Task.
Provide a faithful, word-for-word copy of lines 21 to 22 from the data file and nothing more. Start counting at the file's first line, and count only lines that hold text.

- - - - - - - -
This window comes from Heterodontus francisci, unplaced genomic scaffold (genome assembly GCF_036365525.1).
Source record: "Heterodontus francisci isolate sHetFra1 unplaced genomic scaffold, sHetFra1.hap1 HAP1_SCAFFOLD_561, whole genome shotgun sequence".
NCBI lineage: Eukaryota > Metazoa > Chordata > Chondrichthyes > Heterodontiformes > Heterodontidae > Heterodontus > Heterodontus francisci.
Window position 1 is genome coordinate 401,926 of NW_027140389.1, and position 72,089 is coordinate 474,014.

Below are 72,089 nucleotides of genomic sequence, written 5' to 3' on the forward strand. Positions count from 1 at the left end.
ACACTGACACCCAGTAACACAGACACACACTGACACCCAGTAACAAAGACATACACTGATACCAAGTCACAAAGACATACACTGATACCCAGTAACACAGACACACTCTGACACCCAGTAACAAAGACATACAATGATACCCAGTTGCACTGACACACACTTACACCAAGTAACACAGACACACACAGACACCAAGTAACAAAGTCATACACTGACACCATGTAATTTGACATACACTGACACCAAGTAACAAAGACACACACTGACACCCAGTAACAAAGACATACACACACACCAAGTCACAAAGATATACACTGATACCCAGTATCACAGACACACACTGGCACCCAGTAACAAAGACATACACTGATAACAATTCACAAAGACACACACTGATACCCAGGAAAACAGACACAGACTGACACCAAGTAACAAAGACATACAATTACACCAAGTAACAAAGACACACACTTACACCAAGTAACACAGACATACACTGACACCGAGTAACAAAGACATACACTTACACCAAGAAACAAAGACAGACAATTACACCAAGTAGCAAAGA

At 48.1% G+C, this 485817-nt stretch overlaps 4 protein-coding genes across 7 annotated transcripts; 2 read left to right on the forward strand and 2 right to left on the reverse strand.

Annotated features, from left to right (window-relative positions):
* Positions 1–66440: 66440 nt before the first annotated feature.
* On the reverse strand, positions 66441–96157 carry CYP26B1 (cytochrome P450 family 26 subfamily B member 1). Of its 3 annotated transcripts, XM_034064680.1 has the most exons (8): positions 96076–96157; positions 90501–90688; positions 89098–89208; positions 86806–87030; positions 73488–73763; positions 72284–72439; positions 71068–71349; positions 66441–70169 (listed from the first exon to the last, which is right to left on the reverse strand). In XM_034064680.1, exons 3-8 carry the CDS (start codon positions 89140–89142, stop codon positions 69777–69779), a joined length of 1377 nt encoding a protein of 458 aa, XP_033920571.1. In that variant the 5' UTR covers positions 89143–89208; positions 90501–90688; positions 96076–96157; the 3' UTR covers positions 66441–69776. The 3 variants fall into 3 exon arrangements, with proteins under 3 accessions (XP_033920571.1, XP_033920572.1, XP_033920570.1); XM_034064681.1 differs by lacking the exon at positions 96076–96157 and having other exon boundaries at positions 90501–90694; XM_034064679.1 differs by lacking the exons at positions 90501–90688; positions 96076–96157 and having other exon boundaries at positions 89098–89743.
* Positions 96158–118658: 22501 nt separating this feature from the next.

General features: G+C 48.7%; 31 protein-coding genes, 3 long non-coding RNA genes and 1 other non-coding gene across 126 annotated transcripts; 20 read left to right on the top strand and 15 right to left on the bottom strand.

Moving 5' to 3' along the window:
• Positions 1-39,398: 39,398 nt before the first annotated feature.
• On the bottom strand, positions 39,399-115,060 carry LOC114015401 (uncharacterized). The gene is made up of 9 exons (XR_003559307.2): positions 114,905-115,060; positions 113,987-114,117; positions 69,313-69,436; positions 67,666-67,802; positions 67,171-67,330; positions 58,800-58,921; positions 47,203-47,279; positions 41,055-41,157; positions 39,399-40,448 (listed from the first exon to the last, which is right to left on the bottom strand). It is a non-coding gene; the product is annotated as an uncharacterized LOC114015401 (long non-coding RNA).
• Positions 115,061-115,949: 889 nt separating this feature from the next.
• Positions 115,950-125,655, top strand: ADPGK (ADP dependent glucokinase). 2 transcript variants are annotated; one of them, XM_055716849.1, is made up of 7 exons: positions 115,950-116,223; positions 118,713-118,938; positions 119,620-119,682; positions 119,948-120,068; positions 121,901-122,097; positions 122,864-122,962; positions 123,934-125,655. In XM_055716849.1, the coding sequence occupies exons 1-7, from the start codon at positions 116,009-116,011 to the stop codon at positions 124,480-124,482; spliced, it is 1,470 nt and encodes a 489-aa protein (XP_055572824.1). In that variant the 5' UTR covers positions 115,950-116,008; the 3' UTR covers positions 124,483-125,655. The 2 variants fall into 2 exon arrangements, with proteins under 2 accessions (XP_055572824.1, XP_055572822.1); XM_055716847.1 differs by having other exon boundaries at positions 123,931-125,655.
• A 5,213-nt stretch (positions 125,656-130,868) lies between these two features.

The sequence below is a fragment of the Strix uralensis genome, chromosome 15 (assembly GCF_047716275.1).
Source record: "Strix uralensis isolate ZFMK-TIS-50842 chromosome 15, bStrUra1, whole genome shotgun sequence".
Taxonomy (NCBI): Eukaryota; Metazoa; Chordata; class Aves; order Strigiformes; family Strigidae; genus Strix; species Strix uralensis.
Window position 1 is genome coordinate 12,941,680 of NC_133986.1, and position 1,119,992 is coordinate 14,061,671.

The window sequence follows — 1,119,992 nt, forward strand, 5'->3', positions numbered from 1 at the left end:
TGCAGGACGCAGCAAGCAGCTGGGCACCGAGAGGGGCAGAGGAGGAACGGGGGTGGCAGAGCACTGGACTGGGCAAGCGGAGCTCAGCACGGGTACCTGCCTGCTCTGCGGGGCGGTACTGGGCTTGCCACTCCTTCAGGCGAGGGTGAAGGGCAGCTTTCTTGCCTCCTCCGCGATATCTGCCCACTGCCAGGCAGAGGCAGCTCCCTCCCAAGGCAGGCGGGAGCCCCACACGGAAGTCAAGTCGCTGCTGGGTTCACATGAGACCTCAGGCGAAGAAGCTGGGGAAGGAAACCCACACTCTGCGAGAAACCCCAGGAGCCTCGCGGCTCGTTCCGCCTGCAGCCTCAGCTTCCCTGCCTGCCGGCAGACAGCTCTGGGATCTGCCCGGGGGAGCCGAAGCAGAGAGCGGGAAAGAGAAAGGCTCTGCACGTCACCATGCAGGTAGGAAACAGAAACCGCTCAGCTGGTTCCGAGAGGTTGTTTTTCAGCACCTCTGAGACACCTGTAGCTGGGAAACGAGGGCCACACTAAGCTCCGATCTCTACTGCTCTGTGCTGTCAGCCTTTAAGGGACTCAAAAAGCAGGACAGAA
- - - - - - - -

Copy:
Taxonomy (NCBI): Eukaryota; Metazoa; Chordata; class Aves; order Strigiformes; family Strigidae; genus Strix; species Strix uralensis.
Window position 1 is genome coordinate 12,941,680 of NC_133986.1, and position 1,119,992 is coordinate 14,061,671.